5 s t r u c t u r e a n d m e m b e r s h i p RICHARD MORRICE, SECRETARY is an architectural historian and has been an inspector of historic buildings with English Heritage since 1982. He was Projects Officer from 1991 to 1995 and has since been Secretary. secretary@ihbc.org.uk JOHN PRESTON, EDUCATION SECRETARY read architecture and art history at Cambridge University before becoming a planner and then a conservation officer. He is now Historic Environment Manager for Cambridge City Council. Having been East Anglia branch officer for the ACO for 10 years, he has been promoting awareness of, best practice in, and standards for conservation work at local and national levels for over 20 years. education@ihbc.org.uk SHEILA STONES, VICE CHAIR has been Historic Buildings and Areas Advisor with English Heritage since 2000. Prior to this she was Senior Conservation Officer with Salford Council for eight years. She was Chair of the IHBC North West branch and is currently Secretary of the London branch and a main organiser of its annual day conferences. She originally trained as a planner and worked in both private practice and local government in the Midlands before specialising in conservation. vchair@ihbc.org.uk CHARLES STRANG, COMMUNICATIONS AND OUTREACH SECRETARY is a chartered architect and planner. He studied architecture and urban and regional planning at Strathclyde University. He worked for 14 years in local government before joining National Trust for Scotland as Head of Planning, later becoming Director of Buildings and Gardens. He is now a sole practitioner specialising in conservation architecture and planning, and a trustee of the Sir Patrick Geddes Memorial Trust. communications@ihbc.org.uk EDDIE BOOTH, PRESIDENT was IHBC Chair from 2001 to 2004. He is a director of The Conservation Studio and was previously a historic areas advisor at English Heritage. He is also a trustee of the Woodchester Mansion Trust, a board member of the National Heritage Training Academy (SW), and a member of the design review panel for the Gloucester Heritage Urban Regeneration Company. president@ihbc.org.uk MIKE BROWN, POLICY SECRETARY is a past Communications and Outreach Secretary and chairman of the editorial board. He is a chartered building surveyor and is currently Team Leader for Conservation and Design at the London Borough of Enfield. He also serves on the London branch committee. policy@ihbc.org.uk DAVE CHETWYN, CHAIRMAN is the director of DJC1 Planning Limited, a private consultancy and training practice. He is also a director/ trustee of Urban Vision North Staffordshire. Prior to this he was Head of Planning Aid England and before that spent 17 years working in local government, specialising in design and heritageled regeneration. He has also helped to develop and deliver training and adult education programmes for CABE, the Civic Trust and Keele University. chair@ihbc.org.uk JO EVANS, MEMBERSHIP SECRETARY is a historic buildings consultant working for two local authorities as well as numerous and wide-ranging private clients. She was in local government conservation for 12 years at Brighton and Guildford. She has been on the committee of the South East branch for many years, first as treasurer and latterly as membership secretary. membership@ihbc.org.uk MICHAEL KNIGHTS, TREASURER led the conservation team at Norfolk County Council for the 20 years prior to his retirement in 2010. A planner by training, he was formerly Museum Director of the Heritage Brewery Museum at Burton-upon-Trent and, before that, conservation officer for East Staffordshire District Council. He has been IHBC Treasurer since 2002. treasurer@ihbc.org.uk elected officers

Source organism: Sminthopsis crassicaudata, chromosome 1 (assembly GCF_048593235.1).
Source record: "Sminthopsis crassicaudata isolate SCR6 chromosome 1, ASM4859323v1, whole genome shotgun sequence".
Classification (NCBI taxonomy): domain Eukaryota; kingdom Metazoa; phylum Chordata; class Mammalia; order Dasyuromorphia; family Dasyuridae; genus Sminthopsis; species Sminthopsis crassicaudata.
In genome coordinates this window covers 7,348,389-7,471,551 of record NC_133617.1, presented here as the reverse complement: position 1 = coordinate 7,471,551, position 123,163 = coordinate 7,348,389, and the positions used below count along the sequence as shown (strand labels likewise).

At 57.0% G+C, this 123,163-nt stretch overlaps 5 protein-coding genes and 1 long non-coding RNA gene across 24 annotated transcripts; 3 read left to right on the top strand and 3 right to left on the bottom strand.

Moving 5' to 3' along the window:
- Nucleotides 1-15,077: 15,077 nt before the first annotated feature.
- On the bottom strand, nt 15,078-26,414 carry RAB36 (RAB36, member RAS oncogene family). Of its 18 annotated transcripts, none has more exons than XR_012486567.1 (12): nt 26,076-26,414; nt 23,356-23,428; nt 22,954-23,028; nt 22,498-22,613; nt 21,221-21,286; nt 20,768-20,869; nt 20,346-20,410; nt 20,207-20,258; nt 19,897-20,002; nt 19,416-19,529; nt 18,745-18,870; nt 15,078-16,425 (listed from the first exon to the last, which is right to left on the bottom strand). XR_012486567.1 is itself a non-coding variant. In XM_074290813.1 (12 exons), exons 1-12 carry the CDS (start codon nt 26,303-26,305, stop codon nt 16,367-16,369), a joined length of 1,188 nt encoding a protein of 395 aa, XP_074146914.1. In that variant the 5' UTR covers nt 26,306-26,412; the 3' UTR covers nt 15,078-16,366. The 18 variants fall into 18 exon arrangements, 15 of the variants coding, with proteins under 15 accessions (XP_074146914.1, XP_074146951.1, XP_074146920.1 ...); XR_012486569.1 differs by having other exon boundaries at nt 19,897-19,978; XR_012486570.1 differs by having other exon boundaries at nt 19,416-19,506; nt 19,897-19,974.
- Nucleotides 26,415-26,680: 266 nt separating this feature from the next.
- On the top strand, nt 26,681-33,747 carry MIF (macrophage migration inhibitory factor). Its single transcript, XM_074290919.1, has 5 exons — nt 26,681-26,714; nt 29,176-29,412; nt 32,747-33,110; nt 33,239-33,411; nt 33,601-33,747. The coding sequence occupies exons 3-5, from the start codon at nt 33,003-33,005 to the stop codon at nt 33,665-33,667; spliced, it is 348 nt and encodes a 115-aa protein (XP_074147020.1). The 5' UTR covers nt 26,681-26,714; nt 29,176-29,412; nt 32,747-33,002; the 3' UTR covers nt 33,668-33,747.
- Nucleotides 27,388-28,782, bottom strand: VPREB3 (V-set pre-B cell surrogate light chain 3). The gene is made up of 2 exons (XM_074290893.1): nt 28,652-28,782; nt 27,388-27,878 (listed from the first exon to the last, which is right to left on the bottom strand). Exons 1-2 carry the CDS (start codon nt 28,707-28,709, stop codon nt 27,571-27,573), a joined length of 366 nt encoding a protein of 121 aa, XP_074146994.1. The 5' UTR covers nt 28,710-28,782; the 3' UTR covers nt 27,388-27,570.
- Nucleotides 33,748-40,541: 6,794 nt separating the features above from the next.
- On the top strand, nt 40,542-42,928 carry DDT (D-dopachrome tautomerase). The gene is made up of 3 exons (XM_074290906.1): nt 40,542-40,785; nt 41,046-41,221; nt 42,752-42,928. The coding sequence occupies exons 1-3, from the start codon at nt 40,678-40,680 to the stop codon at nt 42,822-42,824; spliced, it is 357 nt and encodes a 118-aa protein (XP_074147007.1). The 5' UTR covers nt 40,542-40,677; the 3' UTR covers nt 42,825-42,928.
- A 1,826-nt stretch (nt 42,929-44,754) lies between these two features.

7 s t r u c t u r e a n d m e m b e r s h i p WEST MIDLANDS (HEREFORDSHIRE, WORCESTERSHIRE, SHROPSHIRE, STAFFORDSHIRE, WARWICKSHIRE AND WEST MIDLANDS) Branch Council Member Charles Shapcott westmids@ihbc.org.uk YORKSHIRE (ALL YORKSHIRE COUNTIES) Branch Council Member Keith Knight yorkshire@ihbc.org.uk FOREIGN MEMBERS (ALL COUNTRIES) Contact Membership Secretary Jo Evans membership@ihbc.org.uk SOUTH EAST (EAST SUSSEX, KENT, SURREY AND WEST SUSSEX) Branch Council Member David Kincaid southeast@ihbc.org.uk SOUTH WEST (CORNWALL, DEVON, DORSET, GLOUCESTERSHIRE, SCILLY ISLANDS, SOMERSET AND WILTSHIRE) Branch Council Member Ian Lund southwest@ihbc.org.uk WALES (ALL ADMINISTRATIVE AREAS) Branch Council Member Nathan Blanchard wales@ihbc.org.uk NORTHERN IRELAND (ALL COUNTIES) Branch Council Member Sharon Brown northernireland@ihbc.org.uk SCOTLAND (ALL ADMINISTRATIVE AREAS AND ISLANDS) Branch Council Member Stuart EYDmann scotland@ihbc.org.uk SOUTH (BERKSHIRE, BUCKINGHAMSHIRE, CHANNEL ISLANDS, HAMPSHIRE, ISLE OF WIGHT AND OXFORDSHIRE) Branch Council Member Julia Foster south@ihbc.org.uk